Consider:  What did God cover Adam and Eve after they sinned? The skin of a slain animal.  The Tabernacle will not just be another covering for a sinful nation using animal skins.  God is moving His people into a deeper relationship with Him and He is going to use a different kind of covering: An animal will be slain, yes, but the covering will be blood. Not a covering made from dead flesh, but a covering that carries life in it. Leviticus 17:11 makes that clear: "For the life of a creature is in the blood, and I have given it to you to make atonement for yourselves on the altar; it is the blood that makes atonement for one's life."  Jesus's blood carries life and we are recipients of His very own life when we are saved by it.

How does the Tabernacle then point to Jesus?  John puts it well:  "The Word became flesh and made his dwelling among us." (1:14)  The word for "dwelling" here is the word for "tent" and "tabernacle." So, Jesus was the Tabernacle in human form, covered with an earthly outer covering of flesh.  Within Him was a sacred space occupied by the very Lord of the Universe.  The Tabernacle becomes a representation of the One to come.

But there's more. Jesus also donned the "garment" of the priests--His miracles. His miracles set Him apart from other men. For example, at the marriage at Cana, He was just one more guest at a table. But, once He turned the water into wine, He was now a Man set apart for sacred service. John 10:37-8 underscores this: "But if I do them, even though you do not believe me, believe the works, that you may know and understand that the Father is in me, and I in the Father.  If I am not doing the works of My Father, then do not believe Me."  John 14:11 says, "Believe me when I say that I am in the Father and the Father is in me; or at least believe on the evidence of the works themselves."

Jesus looked like a mere man, but He was "clothed" with power from on high when He was baptized and the Holy Spirit descended on Him and He heard His Father's voice proclaiming Him.  So, Jesus came to be our High Priest (the book of Hebrews beautifully unpacks that) but He also provided the offering itself:  His own blood would not only cover the nation of Israel, but the whole world.  Not just once a year, but for all time.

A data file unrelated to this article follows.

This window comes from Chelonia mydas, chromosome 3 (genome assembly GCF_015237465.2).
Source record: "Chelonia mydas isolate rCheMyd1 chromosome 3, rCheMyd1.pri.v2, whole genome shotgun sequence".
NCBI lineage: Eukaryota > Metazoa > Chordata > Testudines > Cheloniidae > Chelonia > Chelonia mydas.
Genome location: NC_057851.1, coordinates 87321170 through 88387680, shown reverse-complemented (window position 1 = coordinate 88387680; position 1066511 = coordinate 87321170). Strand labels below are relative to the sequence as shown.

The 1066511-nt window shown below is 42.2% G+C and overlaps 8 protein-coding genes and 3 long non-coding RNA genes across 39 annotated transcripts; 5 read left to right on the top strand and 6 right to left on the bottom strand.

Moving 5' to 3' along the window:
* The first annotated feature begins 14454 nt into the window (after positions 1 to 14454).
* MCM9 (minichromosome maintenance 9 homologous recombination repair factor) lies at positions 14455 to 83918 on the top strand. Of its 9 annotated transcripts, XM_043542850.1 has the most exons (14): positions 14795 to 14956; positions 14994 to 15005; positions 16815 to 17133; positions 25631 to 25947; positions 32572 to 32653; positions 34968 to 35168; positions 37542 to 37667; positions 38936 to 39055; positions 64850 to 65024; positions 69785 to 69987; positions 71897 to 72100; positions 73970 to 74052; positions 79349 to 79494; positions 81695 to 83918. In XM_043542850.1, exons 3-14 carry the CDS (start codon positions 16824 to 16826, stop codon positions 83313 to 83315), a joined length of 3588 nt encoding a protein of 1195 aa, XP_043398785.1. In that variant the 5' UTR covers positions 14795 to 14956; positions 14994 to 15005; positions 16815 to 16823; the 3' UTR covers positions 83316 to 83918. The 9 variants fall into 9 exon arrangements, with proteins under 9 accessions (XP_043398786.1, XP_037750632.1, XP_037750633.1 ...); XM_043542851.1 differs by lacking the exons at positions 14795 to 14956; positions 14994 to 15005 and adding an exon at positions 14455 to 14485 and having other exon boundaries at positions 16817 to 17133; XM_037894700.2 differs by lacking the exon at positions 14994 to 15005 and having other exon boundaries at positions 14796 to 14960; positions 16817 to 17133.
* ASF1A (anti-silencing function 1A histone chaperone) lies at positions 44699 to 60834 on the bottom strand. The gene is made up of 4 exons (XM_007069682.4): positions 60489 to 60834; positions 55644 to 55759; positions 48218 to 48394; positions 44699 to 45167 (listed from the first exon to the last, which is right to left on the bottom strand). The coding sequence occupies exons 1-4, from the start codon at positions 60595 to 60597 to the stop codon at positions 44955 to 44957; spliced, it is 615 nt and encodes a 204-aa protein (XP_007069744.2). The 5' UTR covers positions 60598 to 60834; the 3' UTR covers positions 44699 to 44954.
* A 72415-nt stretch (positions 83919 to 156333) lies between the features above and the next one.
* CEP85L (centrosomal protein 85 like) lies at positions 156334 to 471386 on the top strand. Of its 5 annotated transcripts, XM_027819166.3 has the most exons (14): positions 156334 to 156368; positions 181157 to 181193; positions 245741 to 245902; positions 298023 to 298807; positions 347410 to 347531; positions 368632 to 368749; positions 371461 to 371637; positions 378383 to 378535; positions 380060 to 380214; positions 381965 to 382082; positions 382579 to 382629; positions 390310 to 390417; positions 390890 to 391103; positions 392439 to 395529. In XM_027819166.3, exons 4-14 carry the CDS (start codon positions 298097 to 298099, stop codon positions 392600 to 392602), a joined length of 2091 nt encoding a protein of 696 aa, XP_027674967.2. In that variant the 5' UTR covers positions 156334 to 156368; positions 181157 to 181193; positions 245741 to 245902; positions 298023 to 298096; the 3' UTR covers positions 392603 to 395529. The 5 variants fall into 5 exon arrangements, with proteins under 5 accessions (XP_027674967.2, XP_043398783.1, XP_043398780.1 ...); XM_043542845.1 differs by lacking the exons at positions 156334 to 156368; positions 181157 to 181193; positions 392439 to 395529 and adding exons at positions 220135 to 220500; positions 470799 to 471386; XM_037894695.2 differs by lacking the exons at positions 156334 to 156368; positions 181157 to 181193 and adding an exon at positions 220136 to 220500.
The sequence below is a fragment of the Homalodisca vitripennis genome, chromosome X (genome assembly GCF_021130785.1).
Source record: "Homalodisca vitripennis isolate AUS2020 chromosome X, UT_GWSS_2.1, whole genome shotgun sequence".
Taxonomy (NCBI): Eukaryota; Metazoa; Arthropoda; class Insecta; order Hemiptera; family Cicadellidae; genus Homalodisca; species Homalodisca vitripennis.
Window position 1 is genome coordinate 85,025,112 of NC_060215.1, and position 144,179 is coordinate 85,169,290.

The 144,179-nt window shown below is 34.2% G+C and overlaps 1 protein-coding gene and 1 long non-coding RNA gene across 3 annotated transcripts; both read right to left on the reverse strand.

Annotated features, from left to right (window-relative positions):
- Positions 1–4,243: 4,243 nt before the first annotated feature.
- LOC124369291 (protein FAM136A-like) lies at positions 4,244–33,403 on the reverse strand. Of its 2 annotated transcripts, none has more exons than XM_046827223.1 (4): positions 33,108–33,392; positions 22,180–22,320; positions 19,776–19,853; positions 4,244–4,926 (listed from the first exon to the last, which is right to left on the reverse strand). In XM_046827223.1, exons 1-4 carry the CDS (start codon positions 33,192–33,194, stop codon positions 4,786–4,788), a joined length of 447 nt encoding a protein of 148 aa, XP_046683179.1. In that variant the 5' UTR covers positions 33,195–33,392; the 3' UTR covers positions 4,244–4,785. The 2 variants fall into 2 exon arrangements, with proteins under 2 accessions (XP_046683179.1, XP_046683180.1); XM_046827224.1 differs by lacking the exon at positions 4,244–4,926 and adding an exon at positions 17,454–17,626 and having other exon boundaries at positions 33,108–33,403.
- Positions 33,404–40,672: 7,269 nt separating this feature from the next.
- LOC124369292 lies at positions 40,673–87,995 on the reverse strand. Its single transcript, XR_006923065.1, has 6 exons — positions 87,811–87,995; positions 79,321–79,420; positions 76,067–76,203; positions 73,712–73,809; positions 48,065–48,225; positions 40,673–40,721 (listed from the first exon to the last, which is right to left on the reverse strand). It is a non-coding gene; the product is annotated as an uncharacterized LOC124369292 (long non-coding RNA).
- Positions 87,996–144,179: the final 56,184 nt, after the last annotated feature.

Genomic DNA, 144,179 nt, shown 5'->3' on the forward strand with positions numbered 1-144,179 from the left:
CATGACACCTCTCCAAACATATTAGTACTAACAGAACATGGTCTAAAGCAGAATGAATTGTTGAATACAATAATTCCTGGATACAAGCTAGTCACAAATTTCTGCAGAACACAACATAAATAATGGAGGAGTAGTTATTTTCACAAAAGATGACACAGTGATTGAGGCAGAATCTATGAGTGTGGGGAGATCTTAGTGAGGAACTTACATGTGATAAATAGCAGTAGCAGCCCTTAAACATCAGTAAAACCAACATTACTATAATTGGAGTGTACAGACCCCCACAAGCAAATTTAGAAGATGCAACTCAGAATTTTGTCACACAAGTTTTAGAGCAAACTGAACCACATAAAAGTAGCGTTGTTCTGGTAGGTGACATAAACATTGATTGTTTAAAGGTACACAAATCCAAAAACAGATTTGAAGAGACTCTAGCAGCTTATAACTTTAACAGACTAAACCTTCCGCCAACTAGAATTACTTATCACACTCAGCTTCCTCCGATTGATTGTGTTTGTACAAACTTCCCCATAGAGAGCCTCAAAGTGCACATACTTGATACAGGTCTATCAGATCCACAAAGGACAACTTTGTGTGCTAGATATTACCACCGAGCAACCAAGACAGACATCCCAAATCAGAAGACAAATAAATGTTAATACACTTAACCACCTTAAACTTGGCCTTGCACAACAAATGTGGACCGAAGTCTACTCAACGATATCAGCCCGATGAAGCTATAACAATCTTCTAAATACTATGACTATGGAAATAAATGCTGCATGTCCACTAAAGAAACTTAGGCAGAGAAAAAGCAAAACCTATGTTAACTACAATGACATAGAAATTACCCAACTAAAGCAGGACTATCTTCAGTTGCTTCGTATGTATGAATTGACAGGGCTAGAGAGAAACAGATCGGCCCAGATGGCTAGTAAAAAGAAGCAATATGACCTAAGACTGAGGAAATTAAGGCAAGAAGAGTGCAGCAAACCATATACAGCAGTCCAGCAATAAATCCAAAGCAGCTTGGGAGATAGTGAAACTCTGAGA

So, the Tabernacle and the priests were intimately connected:  one did not exist without the other. The one was the place to meet the Lord by ones chosen to provide that interface between Heaven and Earth.  They will chosen by God and despite the temporary providing of atonement, the priests point to the One to come.  

Jesus left the court of Heaven and covered Himself with the flesh of our humanity: He was a walking Tabernacle. He was chosen by God to be our Priest and with clothed by God with power and might to do His works among us. He will clothe us with power from on high because of what He did on the cross and His resurrection: "For as in Adam all die, so in Christ all will be made alive." (1 Cor. 15:22)

Paul also writes, "And so it is written, The first man Adam was made a living soul; the last Adam was made a quickening spirit. Howbeit that was not first which is spiritual, but that which is natural; and afterward that which is spiritual. The first man is of the earth, earthy; the second man is the Lord from heaven. As is the earthy, such are they also that are earthy: and as is the heavenly, such are they also that are heavenly. And as we have borne the image of the earthy, we shall also bear the image of the heavenly." (1 Cor. 15:45-49)

The earthly Tabernacle that was moved from place to place, showing that God moves among His people wherever they go, was a representation of the One who would walk among us, preside over us and die for that He may live in us!

This is so rich and we will continue as the Lord leads!